"Like" has now become a word fraught with implication, so much so that I almost feel using it is a cliche.  Thanks, facebook.  [Not, I should admit, that I've ever been a purist about my "like" usage---in speech I use it far more often than an educated person should as, like, filler (and hear Mr. Boren's voice in my head every time: "Do you mean similar to but not the same as, Ms. Nelson?").]

Nevertheless, some things I like (or not):

I've made peace with writers addressing me as "dear reader"---it may be a bit overdone (yeah yeah, you're being "ironic") but it has a fine history and makes me think of Dickens or one of the Brontës.  Like.

Strangers averring, in writing, that they "miss me already", however?  Affected, condescending, and almost certainly untrue.  A firm "don't like" from me.

Talking about the weather has a reputation as being the antithesis of authenticity; conversation people only turn to when they're shallow or uncomfortable.  I think that's unfair.  Weather talk brings us together; the Great Unifier.  I can respond to five different strangers' "Can-you-believe-this-rain?!" talk with sincere and heartfelt agreement each time.  Likewise with "Isn't it beautiful outside?"  The weather's on my mind every day and I'm always happy to discuss it.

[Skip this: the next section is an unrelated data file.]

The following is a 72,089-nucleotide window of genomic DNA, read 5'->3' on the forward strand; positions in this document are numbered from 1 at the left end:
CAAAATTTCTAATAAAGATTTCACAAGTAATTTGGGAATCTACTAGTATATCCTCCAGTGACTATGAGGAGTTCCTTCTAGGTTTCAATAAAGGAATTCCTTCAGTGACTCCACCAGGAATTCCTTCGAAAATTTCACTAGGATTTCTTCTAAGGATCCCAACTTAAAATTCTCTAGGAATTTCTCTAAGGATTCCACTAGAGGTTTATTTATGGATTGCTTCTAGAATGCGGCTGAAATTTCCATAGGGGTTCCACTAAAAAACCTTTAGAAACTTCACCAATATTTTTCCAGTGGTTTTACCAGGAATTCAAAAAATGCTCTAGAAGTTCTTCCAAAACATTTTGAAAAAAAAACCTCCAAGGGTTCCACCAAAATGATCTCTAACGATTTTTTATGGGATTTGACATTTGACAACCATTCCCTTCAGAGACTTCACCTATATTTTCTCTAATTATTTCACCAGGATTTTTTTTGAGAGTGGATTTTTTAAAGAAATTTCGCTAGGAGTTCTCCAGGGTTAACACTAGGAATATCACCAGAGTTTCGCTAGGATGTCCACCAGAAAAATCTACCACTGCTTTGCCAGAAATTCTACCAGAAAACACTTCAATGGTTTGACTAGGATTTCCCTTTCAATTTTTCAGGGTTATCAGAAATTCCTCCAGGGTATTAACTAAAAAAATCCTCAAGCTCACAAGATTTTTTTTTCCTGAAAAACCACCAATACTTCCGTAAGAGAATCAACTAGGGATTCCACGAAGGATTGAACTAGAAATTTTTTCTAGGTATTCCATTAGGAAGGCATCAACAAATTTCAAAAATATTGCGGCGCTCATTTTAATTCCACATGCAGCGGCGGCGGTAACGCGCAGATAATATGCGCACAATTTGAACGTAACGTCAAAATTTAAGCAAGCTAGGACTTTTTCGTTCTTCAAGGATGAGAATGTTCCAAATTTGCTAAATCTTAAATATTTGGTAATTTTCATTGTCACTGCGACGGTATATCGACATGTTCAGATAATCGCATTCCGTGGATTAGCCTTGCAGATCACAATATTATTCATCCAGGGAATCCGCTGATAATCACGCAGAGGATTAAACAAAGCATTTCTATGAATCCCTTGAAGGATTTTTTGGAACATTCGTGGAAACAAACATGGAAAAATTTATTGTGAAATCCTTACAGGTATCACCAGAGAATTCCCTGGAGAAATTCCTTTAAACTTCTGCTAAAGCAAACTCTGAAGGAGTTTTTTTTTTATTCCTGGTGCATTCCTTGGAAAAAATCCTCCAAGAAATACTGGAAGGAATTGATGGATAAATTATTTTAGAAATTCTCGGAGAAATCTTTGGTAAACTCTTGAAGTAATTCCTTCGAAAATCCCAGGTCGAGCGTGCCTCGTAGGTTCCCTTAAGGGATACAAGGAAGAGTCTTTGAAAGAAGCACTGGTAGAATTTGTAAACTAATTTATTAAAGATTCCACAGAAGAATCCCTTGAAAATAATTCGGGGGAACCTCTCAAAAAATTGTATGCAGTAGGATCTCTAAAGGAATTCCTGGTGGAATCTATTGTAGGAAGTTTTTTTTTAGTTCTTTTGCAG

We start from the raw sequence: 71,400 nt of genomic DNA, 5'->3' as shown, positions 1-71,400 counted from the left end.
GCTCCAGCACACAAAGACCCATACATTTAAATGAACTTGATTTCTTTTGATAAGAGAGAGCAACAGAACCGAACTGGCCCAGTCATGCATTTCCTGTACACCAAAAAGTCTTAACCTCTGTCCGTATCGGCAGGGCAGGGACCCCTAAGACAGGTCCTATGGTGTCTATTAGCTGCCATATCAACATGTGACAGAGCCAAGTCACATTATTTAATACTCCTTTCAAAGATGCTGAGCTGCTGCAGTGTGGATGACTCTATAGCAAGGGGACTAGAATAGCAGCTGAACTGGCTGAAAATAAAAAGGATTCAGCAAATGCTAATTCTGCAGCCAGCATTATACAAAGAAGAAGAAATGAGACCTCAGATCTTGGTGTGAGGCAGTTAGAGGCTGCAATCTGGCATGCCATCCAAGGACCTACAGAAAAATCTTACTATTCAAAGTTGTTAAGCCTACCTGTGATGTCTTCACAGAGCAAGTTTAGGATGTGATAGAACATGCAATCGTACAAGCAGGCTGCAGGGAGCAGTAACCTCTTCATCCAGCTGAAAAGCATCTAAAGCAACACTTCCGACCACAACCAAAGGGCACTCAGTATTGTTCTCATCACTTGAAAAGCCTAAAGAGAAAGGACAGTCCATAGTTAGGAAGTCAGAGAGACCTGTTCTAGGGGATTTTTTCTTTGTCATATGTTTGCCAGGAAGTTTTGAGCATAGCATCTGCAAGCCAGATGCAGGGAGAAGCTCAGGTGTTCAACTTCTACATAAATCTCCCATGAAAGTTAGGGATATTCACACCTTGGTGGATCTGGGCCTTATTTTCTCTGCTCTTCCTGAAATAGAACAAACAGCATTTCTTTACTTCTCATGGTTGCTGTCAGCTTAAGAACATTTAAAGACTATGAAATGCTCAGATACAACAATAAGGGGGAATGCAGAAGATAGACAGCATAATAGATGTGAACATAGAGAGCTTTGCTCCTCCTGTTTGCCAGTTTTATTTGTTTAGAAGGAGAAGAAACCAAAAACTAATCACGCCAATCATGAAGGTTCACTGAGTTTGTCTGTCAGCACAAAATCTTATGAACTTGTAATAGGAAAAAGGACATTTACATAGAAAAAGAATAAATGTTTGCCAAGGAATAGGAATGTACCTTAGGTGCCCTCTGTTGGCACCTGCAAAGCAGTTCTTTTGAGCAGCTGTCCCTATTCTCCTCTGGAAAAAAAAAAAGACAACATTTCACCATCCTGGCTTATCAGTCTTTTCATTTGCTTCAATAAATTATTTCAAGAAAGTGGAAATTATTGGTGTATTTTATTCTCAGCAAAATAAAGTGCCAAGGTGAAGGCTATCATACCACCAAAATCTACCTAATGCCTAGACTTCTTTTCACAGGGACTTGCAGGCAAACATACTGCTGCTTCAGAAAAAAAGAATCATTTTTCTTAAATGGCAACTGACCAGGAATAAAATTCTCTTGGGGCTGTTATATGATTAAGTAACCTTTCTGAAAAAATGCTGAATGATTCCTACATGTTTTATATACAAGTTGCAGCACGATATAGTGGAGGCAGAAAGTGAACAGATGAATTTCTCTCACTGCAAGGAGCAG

I don't like the saying "Stick a fork in me, I'm done."  First of all, yuck.  But more importantly, you don't stick a fork in something when it's done.  You stick a fork (or more likely, a knife or toothpick) in something TO FIND OUT IF it's done.  So, if we must use this metaphor, we ought to say, "I'm not sure if I'm done or not.  Stick a fork in me and we'll see."  Think it will catch on?

All my children sing and sing around the house.  I love Malachi's wrong lyrics but I also love the ones he makes up completely (one, which runs through my head constantly, goes: "Oh-lee sephola, bi-vee bi-vee bi-vee").  The "Winnie-the-Pooh" in this video (below; song starts at about 1:10) sounds eerily like he's singing one of Malachi's songs.  His voice is also not unlike Malachi's.  Like, like, like!

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